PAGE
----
Expression and regulation of ClC-5 chloride channels: effects of antisense and oxidants

T. X. Weng, L. Mo, H. L. Hellmich, A. S. L. Yu, T. Wood, N. K. Wills
2001 American Journal of Physiology - Cell Physiology  
Expression and regulation of ClC-5 chloride channels: effects of antisense and oxidants. Am J Physiol Cell Physiol 280: C1511-C1520, 2001.-Genetic mutations of the Cl Ϫ channel ClC-5 cause Dent's disease in humans. We recently cloned an amphibian ortholog of Xenopus ClC-5 (xClC-5) from the A6 cell line. We now compare the properties and regulation of ClC-5 currents expressed in mammalian (COS-7) cells and Xenopus oocytes. Whole cell currents in COS-7 cells transfected with xClC-5 cDNA had
more » ... lC-5 cDNA had strong outward rectification, Cl Ϫ Ͼ I Ϫ anion sensitivity, and were inhibited at low pH, similar to previous results in oocytes. In oocytes, antisense xClC-5 cRNA injection had no effect on endogenous membrane currents or the heterologous expression of human ClC-5. Activators of cAMP and protein kinase C inhibitors had no significant effects on ClC-5 currents expressed in either COS-7 cells or oocytes, whereas H-89, a cAMP-dependent protein kinase (PKA) inhibitor, and hydrogen peroxide decreased the currents. We conclude that the basic properties of ClC-5 currents were independent of the host cell type used for expression. In addition, ClC-5 channels may be modulated by PKA and reactive oxygen species. Dent's disease; Xenopus oocytes; mammalian COS-7 cells; patch clamp; hydrogen peroxide CLC CHANNELS are a rapidly growing and large family of voltage-gated Cl Ϫ channels that are found in a wide variety of organisms including bacteria, yeast, plants, fish, amphibians, and mammals (11, 21, 23). To date, at least nine different human ClC genes have been isolated. Loss of function mutations of one member of this family, ClC-5, have been linked to the human hereditary renal disorder, Dent's disease (18). Recently, we isolated a homologue of the Xenopus ClC-5 channel (xClC-5) from the amphibian cultured renal cell line A6 (16, 22). When expressed in Xenopus oocytes (22, 26), xClC-5 currents showed strong outward rectification and were inhibited by acidic extracellular pH. These conductance properties were essentially identical to those of human ClC-5 (hClC-5) or rat ClC-5 (rClC-5) expressed in Xenopus oocytes (18, 27) .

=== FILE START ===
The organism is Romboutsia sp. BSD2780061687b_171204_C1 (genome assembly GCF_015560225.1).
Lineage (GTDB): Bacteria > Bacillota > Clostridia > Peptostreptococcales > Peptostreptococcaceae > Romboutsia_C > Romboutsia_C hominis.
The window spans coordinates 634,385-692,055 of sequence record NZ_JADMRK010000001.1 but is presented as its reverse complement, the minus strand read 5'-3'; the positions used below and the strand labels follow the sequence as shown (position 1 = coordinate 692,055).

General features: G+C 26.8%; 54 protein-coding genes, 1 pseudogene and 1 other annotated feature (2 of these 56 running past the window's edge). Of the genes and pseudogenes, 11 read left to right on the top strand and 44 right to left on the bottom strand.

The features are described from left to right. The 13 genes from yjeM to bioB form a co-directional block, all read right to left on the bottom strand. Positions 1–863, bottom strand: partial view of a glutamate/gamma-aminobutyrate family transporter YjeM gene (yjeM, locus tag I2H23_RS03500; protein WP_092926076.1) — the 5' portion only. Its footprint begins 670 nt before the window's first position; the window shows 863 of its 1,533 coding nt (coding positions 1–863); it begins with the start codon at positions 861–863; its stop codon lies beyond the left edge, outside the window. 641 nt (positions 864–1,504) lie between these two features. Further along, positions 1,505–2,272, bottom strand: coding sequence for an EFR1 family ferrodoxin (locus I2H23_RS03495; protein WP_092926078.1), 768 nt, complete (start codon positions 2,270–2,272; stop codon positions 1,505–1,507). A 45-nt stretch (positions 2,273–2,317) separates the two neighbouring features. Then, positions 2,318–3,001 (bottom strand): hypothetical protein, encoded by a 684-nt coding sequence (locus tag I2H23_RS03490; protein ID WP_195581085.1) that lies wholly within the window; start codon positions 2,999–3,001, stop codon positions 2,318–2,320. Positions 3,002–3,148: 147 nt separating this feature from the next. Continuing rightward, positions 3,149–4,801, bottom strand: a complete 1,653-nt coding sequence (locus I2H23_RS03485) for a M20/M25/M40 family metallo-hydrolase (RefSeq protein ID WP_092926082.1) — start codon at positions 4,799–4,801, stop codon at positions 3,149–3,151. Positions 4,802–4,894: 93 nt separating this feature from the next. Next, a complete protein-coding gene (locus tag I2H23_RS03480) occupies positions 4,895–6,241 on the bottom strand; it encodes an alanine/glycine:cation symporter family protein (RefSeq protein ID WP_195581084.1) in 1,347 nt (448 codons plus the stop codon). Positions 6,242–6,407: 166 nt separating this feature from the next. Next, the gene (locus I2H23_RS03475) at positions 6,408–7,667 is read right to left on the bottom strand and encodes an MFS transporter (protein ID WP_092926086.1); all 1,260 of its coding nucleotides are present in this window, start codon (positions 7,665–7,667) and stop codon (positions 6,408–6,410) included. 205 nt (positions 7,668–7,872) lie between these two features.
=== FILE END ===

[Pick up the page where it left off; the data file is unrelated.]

doi:10.1152/ajpcell.2001.280.6.c1511 pmid:11350746 fatcat:y6jumoxkmbbtlkuz7a6s26kdv4